For number one, gravity is only working in the y-direction. After the ball is kicked, it has an original velocity in both the x- and y- directions, but after that, it is simply acted on by gravity in the y-direction. So, you calculated the initial velocity in the x- and y- directions. Since there are no forces acting on the ball in the x- direction, the equation of the ball's horizontal distance is $x(t) = v_x t = 5t$. In the y-direction, the ball started 11.2m up. Initial velocity is $5\sqrt{3}$. Gravity has an acceleration of $-10$ (I am ignoring stripping units as I prepare to plug this into an equation). So, $y(t) = y_0 + v_y t + a_y t^2 = 11.2 + 5\sqrt{3} t - 10t^2$. You want the value of $t$ when the ball hits the water (sea-level), so you want $y(t)=0$. That is a quadratic equation. Once you know the value of $t$, plug it into $x(t)$ to determine the ball's horizontal position at the time it hit the water.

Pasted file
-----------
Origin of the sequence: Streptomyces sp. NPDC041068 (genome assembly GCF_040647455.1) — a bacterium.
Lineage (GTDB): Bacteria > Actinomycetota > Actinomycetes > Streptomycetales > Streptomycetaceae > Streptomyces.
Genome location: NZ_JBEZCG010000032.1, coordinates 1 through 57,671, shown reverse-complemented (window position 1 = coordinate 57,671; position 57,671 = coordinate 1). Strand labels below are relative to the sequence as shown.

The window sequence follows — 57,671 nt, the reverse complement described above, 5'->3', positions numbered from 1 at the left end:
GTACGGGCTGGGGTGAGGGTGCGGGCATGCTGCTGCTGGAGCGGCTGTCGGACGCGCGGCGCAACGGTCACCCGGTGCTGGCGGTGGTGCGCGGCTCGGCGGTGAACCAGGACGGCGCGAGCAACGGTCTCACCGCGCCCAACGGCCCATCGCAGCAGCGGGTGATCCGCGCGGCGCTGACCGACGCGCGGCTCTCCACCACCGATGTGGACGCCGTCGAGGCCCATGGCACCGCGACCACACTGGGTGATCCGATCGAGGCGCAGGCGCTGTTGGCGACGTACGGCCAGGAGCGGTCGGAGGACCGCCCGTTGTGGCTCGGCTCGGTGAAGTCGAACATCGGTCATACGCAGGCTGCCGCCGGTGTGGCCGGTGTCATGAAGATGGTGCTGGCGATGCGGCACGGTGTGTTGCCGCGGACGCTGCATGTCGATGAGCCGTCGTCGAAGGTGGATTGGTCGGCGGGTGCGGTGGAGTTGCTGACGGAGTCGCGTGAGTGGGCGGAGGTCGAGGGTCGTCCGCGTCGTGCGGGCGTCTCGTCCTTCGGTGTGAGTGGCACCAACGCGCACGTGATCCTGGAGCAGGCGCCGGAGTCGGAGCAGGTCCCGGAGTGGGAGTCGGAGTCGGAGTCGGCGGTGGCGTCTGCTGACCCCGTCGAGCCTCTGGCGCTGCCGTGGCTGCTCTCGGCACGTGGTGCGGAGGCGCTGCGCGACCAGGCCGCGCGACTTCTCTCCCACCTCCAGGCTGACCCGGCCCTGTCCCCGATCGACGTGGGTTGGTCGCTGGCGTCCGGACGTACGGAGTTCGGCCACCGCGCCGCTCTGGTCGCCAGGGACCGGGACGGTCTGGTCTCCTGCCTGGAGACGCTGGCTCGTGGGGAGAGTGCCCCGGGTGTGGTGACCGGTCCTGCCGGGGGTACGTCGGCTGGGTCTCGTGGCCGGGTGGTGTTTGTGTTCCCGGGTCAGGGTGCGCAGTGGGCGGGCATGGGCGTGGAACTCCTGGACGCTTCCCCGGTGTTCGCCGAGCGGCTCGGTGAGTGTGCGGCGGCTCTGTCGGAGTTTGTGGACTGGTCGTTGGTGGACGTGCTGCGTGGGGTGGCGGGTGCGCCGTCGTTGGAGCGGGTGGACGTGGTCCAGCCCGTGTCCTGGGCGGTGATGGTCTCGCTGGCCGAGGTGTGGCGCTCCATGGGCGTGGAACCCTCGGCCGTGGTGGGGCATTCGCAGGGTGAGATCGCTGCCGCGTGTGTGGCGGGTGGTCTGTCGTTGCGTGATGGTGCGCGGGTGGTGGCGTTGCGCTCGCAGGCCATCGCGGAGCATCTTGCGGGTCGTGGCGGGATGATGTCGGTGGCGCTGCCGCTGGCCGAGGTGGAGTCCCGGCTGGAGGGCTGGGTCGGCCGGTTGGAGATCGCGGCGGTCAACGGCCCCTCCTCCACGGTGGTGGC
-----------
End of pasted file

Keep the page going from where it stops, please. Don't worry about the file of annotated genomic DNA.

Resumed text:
For 2, you have a force that depends on velocity. In the horizontal direction, the acceleration is $a_x(t) = -0.2v_x(t)$. In the vertical direction, acceleration is $a_y(t) = -10 - 0.2v_y(t)$. That should get you started.